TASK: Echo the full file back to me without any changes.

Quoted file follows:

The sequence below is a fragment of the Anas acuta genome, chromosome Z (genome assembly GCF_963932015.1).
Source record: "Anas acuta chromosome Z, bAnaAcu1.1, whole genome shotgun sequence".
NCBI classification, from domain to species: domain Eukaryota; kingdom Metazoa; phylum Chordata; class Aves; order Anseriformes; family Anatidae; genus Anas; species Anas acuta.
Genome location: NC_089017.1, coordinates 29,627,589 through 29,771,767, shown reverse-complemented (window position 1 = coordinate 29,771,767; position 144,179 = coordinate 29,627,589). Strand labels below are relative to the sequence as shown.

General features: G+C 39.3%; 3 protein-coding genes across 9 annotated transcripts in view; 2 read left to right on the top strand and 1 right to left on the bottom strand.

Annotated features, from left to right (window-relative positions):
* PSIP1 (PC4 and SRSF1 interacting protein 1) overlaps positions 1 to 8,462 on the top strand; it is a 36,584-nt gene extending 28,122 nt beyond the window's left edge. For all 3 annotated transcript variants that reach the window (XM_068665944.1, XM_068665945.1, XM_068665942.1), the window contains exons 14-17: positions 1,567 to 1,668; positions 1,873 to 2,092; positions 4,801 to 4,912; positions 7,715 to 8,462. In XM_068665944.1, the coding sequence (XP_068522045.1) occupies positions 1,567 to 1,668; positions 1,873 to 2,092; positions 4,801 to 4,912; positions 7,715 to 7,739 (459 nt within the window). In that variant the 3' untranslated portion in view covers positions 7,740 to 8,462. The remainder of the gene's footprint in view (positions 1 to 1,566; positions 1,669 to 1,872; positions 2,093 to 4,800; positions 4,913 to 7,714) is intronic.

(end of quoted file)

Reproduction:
The sequence below is a fragment of the Anas acuta genome, chromosome Z (genome assembly GCF_963932015.1).
Source record: "Anas acuta chromosome Z, bAnaAcu1.1, whole genome shotgun sequence".
NCBI classification, from domain to species: domain Eukaryota; kingdom Metazoa; phylum Chordata; class Aves; order Anseriformes; family Anatidae; genus Anas; species Anas acuta.
Genome location: NC_089017.1, coordinates 29,627,589 through 29,771,767, shown reverse-complemented (window position 1 = coordinate 29,771,767; position 144,179 = coordinate 29,627,589). Strand labels below are relative to the sequence as shown.

General features: G+C 39.3%; 3 protein-coding genes across 9 annotated transcripts in view; 2 read left to right on the top strand and 1 right to left on the bottom strand.

Annotated features, from left to right (window-relative positions):
* PSIP1 (PC4 and SRSF1 interacting protein 1) overlaps positions 1 to 8,462 on the top strand; it is a 36,584-nt gene extending 28,122 nt beyond the window's left edge. For all 3 annotated transcript variants that reach the window (XM_068665944.1, XM_068665945.1, XM_068665942.1), the window contains exons 14-17: positions 1,567 to 1,668; positions 1,873 to 2,092; positions 4,801 to 4,912; positions 7,715 to 8,462. In XM_068665944.1, the coding sequence (XP_068522045.1) occupies positions 1,567 to 1,668; positions 1,873 to 2,092; positions 4,801 to 4,912; positions 7,715 to 7,739 (459 nt within the window). In that variant the 3' untranslated portion in view covers positions 7,740 to 8,462. The remainder of the gene's footprint in view (positions 1 to 1,566; positions 1,669 to 1,872; positions 2,093 to 4,800; positions 4,913 to 7,714) is intronic.